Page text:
sched_yield


SYNOPSIS
       #include <sched.h>

       int sched_yield(void);

DESCRIPTION
       sched_yield()  causes  the  calling  thread to relinquish the CPU.  The
       thread is moved to the end of the queue for its static priority  and  a
       new thread gets to run.

RETURN VALUE
       On  success,  sched_yield()  returns  0.  On error, -1 is returned, and
       errno is set appropriately.

ERRORS
       In the Linux implementation, sched_yield() always succeeds.

CONFORMING TO
       POSIX.1-2001.

NOTES
       If the calling thread is the only thread in the highest  priority  list
       at that time, it will continue to run after a call to sched_yield().

       POSIX  systems on which sched_yield() is available define _POSIX_PRIOR-
       ITY_SCHEDULING in <unistd.h>.

       Strategic calls to sched_yield()  can  improve  performance  by  giving
       other  threads  or  processes  a chance to run when (heavily) contended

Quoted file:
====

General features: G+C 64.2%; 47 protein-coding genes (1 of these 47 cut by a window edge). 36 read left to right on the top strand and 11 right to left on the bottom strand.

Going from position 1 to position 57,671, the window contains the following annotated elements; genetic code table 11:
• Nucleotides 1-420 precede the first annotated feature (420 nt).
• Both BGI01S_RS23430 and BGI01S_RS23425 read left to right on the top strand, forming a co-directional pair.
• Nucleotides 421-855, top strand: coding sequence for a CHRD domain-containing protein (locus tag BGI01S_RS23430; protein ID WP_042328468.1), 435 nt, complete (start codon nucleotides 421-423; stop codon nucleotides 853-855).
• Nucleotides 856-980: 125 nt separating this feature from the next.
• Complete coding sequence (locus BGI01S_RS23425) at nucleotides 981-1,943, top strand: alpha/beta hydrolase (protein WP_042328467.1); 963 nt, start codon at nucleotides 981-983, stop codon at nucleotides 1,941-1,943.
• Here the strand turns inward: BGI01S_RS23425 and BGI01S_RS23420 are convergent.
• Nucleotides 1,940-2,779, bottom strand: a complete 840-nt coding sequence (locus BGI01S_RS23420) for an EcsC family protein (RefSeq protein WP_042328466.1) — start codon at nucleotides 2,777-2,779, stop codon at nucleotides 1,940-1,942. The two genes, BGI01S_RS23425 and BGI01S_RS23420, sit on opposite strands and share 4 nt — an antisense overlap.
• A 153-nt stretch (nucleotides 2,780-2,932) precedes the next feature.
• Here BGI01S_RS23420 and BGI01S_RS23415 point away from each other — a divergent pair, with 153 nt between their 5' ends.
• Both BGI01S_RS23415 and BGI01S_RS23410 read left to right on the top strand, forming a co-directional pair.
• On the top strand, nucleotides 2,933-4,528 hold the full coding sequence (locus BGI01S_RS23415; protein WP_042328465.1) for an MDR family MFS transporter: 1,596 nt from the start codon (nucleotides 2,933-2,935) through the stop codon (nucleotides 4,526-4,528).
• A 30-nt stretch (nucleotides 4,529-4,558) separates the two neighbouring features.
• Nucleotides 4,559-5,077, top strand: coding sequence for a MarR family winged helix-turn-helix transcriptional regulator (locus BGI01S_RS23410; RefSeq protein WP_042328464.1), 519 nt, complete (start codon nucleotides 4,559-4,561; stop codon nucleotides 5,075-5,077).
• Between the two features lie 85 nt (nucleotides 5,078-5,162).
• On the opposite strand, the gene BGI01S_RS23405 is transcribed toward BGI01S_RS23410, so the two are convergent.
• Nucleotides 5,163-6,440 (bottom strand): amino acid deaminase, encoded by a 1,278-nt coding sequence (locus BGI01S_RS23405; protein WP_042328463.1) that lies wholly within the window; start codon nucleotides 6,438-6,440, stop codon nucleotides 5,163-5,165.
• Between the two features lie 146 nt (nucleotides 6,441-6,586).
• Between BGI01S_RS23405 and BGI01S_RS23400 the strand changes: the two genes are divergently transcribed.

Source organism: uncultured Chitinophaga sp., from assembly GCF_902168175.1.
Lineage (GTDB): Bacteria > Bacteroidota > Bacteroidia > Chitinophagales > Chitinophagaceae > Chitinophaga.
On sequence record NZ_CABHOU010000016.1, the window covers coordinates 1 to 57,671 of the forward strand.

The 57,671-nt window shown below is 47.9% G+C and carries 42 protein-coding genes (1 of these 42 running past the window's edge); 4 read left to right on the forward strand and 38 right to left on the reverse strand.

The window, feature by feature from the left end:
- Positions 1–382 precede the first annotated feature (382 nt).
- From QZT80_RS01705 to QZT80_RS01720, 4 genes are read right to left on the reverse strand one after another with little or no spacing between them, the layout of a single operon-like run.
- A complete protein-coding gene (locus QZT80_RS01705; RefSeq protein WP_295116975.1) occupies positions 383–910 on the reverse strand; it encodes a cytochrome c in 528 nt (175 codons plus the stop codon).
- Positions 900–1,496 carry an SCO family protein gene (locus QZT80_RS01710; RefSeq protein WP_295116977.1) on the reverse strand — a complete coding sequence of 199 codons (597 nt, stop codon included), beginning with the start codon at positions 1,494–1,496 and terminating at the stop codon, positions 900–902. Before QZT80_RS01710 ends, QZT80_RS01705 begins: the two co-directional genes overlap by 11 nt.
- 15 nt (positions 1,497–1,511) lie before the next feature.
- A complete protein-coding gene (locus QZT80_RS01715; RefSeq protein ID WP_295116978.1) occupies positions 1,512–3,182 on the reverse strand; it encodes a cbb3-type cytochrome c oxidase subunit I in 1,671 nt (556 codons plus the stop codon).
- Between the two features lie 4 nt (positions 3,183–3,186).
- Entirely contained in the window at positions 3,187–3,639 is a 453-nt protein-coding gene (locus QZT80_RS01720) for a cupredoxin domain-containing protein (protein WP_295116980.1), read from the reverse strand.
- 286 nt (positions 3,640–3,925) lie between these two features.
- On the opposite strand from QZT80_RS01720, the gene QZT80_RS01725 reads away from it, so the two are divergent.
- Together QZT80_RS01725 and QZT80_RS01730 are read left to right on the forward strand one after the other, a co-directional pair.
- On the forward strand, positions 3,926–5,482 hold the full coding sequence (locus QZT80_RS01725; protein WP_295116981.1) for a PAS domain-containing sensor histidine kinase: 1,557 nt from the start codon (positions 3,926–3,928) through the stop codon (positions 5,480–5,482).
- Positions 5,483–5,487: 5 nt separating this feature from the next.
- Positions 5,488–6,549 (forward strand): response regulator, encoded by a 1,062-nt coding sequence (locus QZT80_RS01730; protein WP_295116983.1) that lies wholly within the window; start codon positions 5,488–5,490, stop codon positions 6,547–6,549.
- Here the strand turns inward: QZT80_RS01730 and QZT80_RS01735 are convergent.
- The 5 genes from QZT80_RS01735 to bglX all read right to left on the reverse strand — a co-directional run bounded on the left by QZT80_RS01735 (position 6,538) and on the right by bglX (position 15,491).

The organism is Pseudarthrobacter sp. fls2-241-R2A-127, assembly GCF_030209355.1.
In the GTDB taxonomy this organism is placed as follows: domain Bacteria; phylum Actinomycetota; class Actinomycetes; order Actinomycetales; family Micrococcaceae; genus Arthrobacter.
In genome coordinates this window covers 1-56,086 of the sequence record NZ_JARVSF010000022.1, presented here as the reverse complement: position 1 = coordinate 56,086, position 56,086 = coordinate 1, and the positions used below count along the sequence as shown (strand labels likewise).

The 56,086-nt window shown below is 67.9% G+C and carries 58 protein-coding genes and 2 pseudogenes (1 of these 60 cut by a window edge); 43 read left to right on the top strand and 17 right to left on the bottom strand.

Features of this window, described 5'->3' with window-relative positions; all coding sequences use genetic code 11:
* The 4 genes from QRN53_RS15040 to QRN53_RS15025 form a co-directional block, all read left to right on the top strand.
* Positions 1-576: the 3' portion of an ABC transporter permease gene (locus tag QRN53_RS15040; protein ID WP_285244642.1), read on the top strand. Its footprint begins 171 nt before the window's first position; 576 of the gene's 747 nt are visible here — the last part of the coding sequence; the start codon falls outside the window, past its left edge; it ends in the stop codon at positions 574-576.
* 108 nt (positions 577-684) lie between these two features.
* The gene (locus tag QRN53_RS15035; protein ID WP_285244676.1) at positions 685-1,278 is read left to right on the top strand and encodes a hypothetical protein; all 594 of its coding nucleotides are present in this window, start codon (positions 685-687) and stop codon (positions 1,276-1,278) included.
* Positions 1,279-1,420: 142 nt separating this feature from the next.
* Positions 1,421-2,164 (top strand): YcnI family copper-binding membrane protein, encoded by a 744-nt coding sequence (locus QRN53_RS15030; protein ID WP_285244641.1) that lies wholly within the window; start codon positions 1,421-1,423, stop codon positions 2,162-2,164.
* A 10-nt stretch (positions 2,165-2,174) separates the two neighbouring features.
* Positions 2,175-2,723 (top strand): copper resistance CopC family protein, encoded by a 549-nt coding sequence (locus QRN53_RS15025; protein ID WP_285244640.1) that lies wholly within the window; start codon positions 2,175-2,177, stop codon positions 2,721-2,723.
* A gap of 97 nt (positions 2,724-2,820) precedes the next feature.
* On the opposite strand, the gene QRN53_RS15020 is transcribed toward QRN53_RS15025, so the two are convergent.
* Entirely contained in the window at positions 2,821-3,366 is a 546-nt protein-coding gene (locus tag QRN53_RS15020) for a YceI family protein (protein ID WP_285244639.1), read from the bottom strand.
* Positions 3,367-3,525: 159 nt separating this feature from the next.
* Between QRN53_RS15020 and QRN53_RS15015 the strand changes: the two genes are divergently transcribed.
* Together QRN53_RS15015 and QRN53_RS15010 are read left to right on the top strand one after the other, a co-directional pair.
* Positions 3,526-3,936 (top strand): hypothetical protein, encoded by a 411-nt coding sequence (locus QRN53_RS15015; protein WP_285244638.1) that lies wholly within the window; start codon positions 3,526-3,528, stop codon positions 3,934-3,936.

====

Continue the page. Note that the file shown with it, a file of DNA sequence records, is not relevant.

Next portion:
resources (e.g., mutexes) have been  released  by  the  caller.   Avoid
       calling  sched_yield()  unnecessarily  or  inappropriately  (e.g., when
       resources needed by other schedulable threads are  still  held  by  the
       caller),  since  doing  so will result in unnecessary context switches,
       which will degrade system performance.

SEE ALSO
       sched_setscheduler(2) for a description of Linux scheduling

       Programming for the real  world  -  POSIX.4  by  Bill  O.  Gallmeister,
       O'Reilly & Associates, Inc., ISBN 1-56592-074-0.

COLOPHON
       This  page  is  part of release 3.54 of the Linux man-pages project.  A
       description of the project, and information about reporting  bugs,  can
       be found at http://www.kernel.org/doc/man-pages/.



Linux                             2008-10-18                    SCHED_YIELD(2)
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